(Lawrence W. Reed is president of the Foundation for Economic Education — www.fee.org — and president emeritus of the Mackinac Center for Public Policy.)
Owing to where most Americans trace their ancestry from, we tend to know more European history than the history of our immediate neighbors, Canada and Mexico. We can name famous entrepreneurs and political leaders from across the sea but rarely one from next door.
One man we should get to know left office as Canada’s prime minister exactly 100 years ago. He’s the guy with the bushy hair on the Canadian $5 bill.
Wilfrid Laurier’s political resume is impressive: fourth-longest-serving prime minister in Canada’s history (1896–1911, the longest unbroken term of office of all 22 PMs). Forty-five years in the House of Commons, an all-time record. Longest-serving leader of any Canadian political party (almost 32 years). Across Canada to this day, he is widely regarded as one of the country’s greatest statesmen.
It’s not his tenure in government that makes Laurier an admirable figure. It’s what he stood for while he was there. He really meant it when he declared, “Canada is free and freedom is its nationality” and “Nothing will prevent me from continuing my task of preserving at all cost our civil liberty.”
A new think tank in Ottawa honors Laurier and another Canadian PM, John MacDonald, in its name: the MacDonald-Laurier Institute. Founders Brian Crowley, Jason Clemens and Niels Veldhuis have authored a new book, “The Canadian Century: Moving Out of America’s Shadow,” in which they explain the political principles and institutions that Laurier stood for: limited government, light taxes, fiscal discipline, free trade, private property and the rule of law.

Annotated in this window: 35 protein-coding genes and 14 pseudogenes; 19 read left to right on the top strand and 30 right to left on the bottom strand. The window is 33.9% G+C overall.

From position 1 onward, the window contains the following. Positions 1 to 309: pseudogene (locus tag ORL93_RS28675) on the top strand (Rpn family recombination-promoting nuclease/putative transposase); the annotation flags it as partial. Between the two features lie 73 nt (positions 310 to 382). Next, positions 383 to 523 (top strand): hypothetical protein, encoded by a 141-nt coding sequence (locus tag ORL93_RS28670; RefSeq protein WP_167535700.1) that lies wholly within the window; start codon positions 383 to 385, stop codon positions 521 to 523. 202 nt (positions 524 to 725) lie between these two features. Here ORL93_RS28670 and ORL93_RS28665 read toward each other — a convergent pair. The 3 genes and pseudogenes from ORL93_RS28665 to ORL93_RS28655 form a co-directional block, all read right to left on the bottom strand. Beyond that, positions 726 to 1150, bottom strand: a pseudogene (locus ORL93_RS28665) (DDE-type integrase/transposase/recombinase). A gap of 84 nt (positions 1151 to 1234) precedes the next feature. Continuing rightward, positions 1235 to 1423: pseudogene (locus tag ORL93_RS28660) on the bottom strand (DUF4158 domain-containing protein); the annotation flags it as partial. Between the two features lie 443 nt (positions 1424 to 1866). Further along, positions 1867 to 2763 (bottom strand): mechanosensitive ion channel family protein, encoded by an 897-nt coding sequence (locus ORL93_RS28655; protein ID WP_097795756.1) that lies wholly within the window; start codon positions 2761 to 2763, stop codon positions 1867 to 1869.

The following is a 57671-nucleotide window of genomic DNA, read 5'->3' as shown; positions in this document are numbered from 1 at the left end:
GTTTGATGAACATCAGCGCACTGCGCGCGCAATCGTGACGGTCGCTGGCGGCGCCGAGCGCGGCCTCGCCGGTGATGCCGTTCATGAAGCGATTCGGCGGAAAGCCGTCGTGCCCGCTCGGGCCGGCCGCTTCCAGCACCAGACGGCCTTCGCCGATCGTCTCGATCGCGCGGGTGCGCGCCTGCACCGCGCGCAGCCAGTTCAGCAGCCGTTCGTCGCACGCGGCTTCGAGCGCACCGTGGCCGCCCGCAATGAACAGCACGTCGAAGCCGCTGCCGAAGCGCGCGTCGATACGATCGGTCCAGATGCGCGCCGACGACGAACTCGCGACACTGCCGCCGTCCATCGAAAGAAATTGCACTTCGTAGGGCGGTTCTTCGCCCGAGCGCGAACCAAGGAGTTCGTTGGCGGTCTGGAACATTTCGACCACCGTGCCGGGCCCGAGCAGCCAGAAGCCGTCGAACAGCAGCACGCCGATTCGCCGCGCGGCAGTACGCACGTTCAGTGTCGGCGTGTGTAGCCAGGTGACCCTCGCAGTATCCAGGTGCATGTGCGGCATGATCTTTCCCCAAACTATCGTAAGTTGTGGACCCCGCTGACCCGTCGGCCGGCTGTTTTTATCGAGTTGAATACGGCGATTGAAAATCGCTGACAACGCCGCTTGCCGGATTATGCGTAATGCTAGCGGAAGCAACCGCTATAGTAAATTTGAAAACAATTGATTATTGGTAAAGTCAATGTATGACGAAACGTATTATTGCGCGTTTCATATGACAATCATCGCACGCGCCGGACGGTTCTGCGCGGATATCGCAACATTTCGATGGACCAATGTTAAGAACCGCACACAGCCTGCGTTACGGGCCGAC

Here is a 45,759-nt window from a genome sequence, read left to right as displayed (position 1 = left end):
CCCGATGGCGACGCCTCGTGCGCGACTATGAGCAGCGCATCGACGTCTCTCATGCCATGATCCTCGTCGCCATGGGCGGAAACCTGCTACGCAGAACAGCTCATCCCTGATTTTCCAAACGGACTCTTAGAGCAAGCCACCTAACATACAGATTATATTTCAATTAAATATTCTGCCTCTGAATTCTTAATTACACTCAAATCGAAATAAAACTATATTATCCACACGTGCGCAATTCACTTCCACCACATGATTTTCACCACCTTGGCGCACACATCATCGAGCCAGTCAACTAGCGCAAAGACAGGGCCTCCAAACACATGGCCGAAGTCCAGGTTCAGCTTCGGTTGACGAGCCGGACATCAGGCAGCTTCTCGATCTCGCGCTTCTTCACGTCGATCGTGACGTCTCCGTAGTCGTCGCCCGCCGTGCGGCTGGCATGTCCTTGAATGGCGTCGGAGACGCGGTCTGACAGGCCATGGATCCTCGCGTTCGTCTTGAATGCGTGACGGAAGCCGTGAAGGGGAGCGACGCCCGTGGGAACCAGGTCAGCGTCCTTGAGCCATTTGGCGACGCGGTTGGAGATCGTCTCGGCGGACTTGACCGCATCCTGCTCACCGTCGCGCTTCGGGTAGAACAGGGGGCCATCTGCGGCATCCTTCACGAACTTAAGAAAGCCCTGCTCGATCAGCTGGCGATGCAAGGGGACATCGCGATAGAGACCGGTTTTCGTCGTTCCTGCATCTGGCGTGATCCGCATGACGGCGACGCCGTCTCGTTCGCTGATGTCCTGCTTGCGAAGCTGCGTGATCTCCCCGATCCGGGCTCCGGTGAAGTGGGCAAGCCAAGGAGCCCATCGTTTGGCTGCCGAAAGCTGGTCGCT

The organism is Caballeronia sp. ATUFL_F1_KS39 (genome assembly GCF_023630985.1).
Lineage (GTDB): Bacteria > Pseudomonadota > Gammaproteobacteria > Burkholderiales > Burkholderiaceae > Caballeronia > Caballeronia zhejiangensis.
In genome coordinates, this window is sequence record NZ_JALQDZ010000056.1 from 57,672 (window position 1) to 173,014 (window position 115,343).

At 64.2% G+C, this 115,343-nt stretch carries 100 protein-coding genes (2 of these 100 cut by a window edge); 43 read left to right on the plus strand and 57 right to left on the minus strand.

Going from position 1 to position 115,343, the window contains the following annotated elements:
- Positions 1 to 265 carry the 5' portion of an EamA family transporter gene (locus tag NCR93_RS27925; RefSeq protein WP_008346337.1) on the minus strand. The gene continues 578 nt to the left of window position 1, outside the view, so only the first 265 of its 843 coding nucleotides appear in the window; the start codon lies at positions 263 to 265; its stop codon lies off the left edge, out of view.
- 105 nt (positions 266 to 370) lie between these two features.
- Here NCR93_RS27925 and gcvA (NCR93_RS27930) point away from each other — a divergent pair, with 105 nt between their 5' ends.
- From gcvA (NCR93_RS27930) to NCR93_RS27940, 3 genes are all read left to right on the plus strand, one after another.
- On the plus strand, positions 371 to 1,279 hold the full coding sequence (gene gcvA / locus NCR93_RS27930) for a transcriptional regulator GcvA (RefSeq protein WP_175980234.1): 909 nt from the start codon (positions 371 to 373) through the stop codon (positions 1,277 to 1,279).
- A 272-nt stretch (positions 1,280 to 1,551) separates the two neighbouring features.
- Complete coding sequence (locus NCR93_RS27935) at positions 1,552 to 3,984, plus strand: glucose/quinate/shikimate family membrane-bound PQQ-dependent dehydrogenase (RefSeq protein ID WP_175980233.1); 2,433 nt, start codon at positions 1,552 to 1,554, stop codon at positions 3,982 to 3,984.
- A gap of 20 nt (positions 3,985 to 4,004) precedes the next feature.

At a time when others in the British Commonwealth had begun to emulate the welfare-state policies of Bismarckian Germany, Laurier had a better idea. Crowley, Clemens and Veldhuis write:
“Laurier’s objection to such schemes, like that of his Liberal colleagues, was one of principle: when people were expected to take responsibility for themselves and their famil[ies], they made better provision for their needs and directed their productive efforts where they would do the country and themselves the greatest good. When this natural necessity to strive was diluted by an easy access to the public purse, the ever-present danger was of the enervation of the individual and the stagnation of the progress of society.”
Canadians in his time appreciated Laurier’s sturdy character and his desire for goodwill and conciliation among the disparate cultures of Canada. Toleration and decentralized federalism became hallmarks of his long legacy in politics.
To help Canadians compete with the colossus to the south, Laurier hoped the country would rely on private enterprise and open markets. A key ingredient, he believed, would have to be a lower cost of government and a lower tax burden.
I now keep a Canadian five-dollar bill in my wallet just for those occasions when I meet a Canadian and the conversation turns to politics. We will lament the caliber of more recent politicians on both sides of the border but at least I can now point to Laurier’s picture and say, “We can do better, and indeed, you have.”